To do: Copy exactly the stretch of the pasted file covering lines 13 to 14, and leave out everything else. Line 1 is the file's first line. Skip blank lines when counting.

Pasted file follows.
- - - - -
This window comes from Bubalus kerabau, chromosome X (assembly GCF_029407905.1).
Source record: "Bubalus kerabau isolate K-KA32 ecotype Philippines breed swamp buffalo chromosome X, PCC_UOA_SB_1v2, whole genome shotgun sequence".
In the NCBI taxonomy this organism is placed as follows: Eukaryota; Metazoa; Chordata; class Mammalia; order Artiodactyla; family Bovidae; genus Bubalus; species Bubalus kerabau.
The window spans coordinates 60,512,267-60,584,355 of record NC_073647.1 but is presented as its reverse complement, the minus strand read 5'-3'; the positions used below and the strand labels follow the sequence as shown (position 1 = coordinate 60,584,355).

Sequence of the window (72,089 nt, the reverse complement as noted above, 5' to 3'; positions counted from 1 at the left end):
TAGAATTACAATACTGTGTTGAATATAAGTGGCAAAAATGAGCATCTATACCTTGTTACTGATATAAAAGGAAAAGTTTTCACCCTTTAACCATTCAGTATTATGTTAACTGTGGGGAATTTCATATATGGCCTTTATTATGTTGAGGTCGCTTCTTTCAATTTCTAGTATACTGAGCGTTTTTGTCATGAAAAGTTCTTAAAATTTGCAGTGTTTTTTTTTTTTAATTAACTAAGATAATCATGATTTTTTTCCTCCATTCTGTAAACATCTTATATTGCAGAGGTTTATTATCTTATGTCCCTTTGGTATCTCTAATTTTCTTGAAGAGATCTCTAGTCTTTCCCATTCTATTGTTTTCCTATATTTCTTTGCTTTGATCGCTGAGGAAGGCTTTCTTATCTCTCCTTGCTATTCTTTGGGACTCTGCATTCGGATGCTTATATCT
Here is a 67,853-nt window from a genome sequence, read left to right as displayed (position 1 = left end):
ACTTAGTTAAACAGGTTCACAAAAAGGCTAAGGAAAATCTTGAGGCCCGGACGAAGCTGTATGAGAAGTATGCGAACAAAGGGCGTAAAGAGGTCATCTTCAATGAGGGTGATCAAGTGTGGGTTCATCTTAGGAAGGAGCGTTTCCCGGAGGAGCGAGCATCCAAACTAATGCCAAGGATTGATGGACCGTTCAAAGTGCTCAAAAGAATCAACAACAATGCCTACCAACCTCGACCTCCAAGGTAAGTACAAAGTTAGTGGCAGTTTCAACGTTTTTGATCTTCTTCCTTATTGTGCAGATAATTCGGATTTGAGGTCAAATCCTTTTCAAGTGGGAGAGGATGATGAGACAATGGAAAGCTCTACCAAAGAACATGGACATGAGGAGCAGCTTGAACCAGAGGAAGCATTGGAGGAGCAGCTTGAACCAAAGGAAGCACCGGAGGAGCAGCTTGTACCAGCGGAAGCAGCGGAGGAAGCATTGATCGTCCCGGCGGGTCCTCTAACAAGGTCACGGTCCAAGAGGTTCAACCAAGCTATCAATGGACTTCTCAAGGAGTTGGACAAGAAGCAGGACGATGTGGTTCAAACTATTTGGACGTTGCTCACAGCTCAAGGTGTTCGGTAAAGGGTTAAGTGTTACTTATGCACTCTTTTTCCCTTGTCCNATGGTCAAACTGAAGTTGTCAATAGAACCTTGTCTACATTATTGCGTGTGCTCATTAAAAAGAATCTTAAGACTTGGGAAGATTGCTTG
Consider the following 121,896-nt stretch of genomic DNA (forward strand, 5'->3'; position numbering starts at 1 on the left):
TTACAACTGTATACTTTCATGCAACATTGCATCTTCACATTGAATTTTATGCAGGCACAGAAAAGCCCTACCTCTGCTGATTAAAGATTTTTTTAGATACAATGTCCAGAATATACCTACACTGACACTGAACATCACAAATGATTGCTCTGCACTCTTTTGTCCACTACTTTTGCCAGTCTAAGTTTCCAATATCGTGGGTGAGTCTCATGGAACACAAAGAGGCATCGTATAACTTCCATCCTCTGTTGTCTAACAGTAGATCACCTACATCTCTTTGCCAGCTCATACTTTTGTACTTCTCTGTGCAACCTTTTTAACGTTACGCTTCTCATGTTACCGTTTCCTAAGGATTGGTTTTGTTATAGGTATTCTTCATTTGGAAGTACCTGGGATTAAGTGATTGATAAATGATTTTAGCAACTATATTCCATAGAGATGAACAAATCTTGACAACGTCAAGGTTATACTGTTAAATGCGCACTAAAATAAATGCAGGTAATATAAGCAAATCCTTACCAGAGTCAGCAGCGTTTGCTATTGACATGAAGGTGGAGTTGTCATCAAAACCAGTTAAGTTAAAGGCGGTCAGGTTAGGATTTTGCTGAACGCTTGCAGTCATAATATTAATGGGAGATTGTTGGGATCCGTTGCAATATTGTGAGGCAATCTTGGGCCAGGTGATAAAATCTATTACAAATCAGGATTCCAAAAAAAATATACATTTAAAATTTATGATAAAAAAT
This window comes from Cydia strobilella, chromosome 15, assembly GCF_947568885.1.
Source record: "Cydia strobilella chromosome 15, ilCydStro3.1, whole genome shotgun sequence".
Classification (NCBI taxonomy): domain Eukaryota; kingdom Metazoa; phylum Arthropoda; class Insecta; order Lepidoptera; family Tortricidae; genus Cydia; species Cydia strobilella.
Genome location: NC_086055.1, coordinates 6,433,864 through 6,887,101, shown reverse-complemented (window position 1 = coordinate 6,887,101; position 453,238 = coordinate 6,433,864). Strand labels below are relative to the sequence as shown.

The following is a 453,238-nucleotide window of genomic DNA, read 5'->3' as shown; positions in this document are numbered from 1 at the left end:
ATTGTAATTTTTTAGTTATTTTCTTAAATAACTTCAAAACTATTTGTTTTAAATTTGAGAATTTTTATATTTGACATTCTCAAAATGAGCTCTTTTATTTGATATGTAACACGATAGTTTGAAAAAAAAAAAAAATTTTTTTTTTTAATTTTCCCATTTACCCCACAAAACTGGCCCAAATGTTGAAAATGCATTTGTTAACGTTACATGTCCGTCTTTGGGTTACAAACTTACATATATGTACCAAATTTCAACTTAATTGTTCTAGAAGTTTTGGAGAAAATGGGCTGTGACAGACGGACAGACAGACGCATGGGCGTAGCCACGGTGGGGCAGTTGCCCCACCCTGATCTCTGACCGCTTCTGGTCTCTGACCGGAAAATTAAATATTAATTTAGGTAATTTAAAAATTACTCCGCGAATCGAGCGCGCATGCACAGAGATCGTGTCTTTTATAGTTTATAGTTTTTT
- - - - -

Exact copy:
Classification (NCBI taxonomy): domain Eukaryota; kingdom Metazoa; phylum Arthropoda; class Insecta; order Lepidoptera; family Tortricidae; genus Cydia; species Cydia strobilella.
Genome location: NC_086055.1, coordinates 6,433,864 through 6,887,101, shown reverse-complemented (window position 1 = coordinate 6,887,101; position 453,238 = coordinate 6,433,864). Strand labels below are relative to the sequence as shown.